Three parts Bosnian text. Thirteen parts Kurdish. Fifty-five parts Swahili. Eleven thousand parts English.
This is part of the data recipe for Facebook’s new large language model, which the company claims is able to detect and rein in harmful content in over 100 languages. Bumble uses similar technology to detect rude and unwanted messages in at least 15 languages. Google uses it for everything from translation to filtering newspaper comment sections. All have comparable recipes and the same dominant ingredient: English-language data.
For years, social media companies have focused their automatic content detection and removal efforts more on content in English than the world’s 7,000 other languages. Facebook left almost 70 percent of Italian- and Spanish-language Covid misinformation unflagged, compared to only 29 percent of similar English-language misinformation. Leaked documents reveal that Arabic-language posts are regularly flagged erroneously as hate speech. Poor local language content moderation has contributed to human rights abuses, including genocide in Myanmar, ethnic violence in Ethiopia, and election disinformation in Brazil. At scale, decisions to host, demote, or take down content directly affect people’s fundamental rights, particularly those of marginalized people with few other avenues to organize or speak freely.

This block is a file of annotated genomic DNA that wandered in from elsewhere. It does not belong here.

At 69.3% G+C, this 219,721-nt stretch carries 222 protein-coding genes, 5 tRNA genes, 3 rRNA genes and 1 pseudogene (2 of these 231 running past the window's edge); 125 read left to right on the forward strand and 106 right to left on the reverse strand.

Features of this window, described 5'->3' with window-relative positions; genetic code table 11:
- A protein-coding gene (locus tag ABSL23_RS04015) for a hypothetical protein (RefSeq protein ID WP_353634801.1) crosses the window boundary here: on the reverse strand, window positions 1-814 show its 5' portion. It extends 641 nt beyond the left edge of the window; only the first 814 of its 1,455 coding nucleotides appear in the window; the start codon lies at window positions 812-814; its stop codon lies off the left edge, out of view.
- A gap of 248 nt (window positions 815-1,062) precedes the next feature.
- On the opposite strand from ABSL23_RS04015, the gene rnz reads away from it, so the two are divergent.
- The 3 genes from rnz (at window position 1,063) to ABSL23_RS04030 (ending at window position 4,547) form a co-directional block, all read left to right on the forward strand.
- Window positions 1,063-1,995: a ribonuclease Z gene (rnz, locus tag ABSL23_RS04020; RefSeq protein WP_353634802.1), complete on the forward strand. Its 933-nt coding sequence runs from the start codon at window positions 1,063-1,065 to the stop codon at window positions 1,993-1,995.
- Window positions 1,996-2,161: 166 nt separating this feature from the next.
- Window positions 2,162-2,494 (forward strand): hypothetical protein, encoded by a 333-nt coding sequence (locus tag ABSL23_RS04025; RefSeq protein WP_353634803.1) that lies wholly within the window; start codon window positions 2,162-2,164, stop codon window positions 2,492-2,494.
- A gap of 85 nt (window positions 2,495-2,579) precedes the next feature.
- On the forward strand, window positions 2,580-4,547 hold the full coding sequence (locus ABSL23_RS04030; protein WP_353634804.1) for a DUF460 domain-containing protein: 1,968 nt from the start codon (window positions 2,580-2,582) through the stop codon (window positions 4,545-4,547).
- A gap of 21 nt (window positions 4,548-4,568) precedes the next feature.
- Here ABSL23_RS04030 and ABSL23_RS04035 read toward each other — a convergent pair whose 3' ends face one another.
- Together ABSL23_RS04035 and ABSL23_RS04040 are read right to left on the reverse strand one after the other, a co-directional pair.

The problem is in part one of political will, but it is also a technical challenge. Building systems that can detect spam, hate speech, and other undesirable content in all of the world’s languages is already difficult. Making it harder is the fact that many languages are “low-resource,” meaning they have little digitized text data available to train automated systems. Some of these low-resource languages have limited speakers and internet users, but others, like Hindi and Indonesian, are spoken by hundreds of millions of people, multiplying the harms created by errant systems. Even if companies were willing to invest in building individual algorithms for every type of harmful content in every language, they may not have enough data to make those systems work effectively.
A new technology called “multilingual large language models” has fundamentally changed how social media companies approach content moderation. Multilingual language models—as we describe in a new paper—are similar to GPT-4 and other large language models (LLMs), except they learn more general rules of language by training on texts in dozens or hundreds of different languages. They are designed specifically to make connections between languages, allowing them to extrapolate from those languages for which they have a lot of training data, like English, to better handle those for which they have less training data, like Bosnian.